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Comparative Advantage April 8, 2011

Posted by tomflesher in Macro, Teaching.
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So far, we’ve done a lot of discussion of macroeconomics where the economy is closed – that is, we assume all trade takes place in the country, or, in plain terms, there’s no importing and no exporting. Now, we can extend that idea into allowing international trade.

The first question, though, is why would we want to do any international trade at all? Why shouldn’t we – the United States – produce all the goods we need at home instead of sending money outside the country to buy things produced somewhere else?

The first thing to think about is called absolute advantage. In some cases, goods are just cheaper to produce in another country than here. An example might be labor-intensive goods (those are goods produced using more human input than machinery). A lot of clothes purchased in the US are produced in India and Bangladesh, for example, and that makes sense: there are many people, wages are relatively low, and so it’s cheaper to produce goods that can be made by people. On the other hand, the US is more adept at producing capital-intensive goods. An example might be circuitboards, which require a lot of machinery to produce right. It’s easier to substitute people for sewing machines than to substitute them for photoengraving equipment.

However, that ignores some possibilities. If we only took absolute advantage into account, we’d come to the conclusion that a few very smart, very productive nations should do just about everything. Breaking this down to individuals, imagine an economy where there are only two people: a writer and her teenage neighbor. The writer can produce 80 pages of quality material in eight hours and do her dishes in an hour. The teenager can produce 8 pages in eight hours and they aren’t very good, and it takes him two hours to do the dishes. (Not a very productive kid.) If the writer wants a novel, she should do it, and if the writer’s dishes need to be washed, then under the theory of absolute advantage, she should do them, since her absolute cost to do so is lower.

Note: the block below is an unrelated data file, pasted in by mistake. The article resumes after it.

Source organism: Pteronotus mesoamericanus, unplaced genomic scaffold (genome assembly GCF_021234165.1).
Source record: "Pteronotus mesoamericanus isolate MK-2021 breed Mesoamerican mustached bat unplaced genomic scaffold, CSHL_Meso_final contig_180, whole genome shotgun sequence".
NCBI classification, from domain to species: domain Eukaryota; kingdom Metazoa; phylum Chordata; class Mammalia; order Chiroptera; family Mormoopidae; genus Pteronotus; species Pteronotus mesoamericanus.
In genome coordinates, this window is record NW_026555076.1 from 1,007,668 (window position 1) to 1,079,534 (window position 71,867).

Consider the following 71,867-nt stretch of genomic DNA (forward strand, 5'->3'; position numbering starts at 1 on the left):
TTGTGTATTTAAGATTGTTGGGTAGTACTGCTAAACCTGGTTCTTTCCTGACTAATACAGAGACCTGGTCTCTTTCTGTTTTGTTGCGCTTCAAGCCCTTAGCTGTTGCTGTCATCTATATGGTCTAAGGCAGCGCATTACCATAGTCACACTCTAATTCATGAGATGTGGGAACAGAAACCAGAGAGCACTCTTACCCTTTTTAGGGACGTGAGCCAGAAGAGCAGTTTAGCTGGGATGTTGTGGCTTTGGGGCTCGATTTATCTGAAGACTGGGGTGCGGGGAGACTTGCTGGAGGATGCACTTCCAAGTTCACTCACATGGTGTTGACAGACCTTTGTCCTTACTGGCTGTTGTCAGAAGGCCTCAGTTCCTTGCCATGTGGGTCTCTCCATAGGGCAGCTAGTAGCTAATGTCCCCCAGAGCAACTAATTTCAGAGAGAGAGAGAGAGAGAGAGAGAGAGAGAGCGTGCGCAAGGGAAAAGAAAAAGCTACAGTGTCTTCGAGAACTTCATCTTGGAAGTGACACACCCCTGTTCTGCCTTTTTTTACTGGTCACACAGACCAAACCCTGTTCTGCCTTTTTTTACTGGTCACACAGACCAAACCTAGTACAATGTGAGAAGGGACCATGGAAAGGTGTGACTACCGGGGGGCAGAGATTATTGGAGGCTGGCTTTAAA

Still, that leaves her with two fewer hours to write, kicking her down to only seven hours and 70 pages. The kid has six pages written and one load of dishes. She’s had to give up 10 pages of production – that’s her opportunity cost, or the best thing she gave up to go mow the lawn. It’d be fair to say that doing the dishes cost her 10 pages of writing. The tally: 76 pages plus two set of dishes (70 + 1 from the writer, and 6 + 1 from the kid).

Suppose instead that the writer negotiates with the kid – she’ll do all his writing, and he’ll do all her dishes. She writes 80 pages. He does two loads of dishes. The total: 80 pages plus two loads of dishes, PLUS the kid has five hours free to put together another five pages of material. We have 85 pages and two loads of dishes. That’s an extra 9 pages. Everyone’s better off.

This is called comparative advantage. The kid isn’t faster than the writer at anything, but his opportunity cost to do a load of dishes – two hours of time – could only produce two pages of writing. The writer’s opportunity cost for a load of dishes is 10 pages. So, since his opportunity cost is lower, the teenager’s comparative advantage is in doing dishes. On the other hand, the opportunity cost to the writer of writing 10 pages is one load of dishes. The opportunity cost to the teenager of writing 10 pages is five loads of dishes. The writer’s opportunity cost is lower, so her comparative advantage is in writing.

You can extend that same idea to two different countries. In some, there are lower opportunity costs to produce goods. It’s correct in a quick and dirty way to say that the opportunity cost of producing labor-intensive goods in the US is higher than in India, and vice versa for capital-intensive goods. Basically, the theory of comparative advantage tells us that even if we have the capability to produce something good, we should allow another country to produce it and then import it if we can produce something better.

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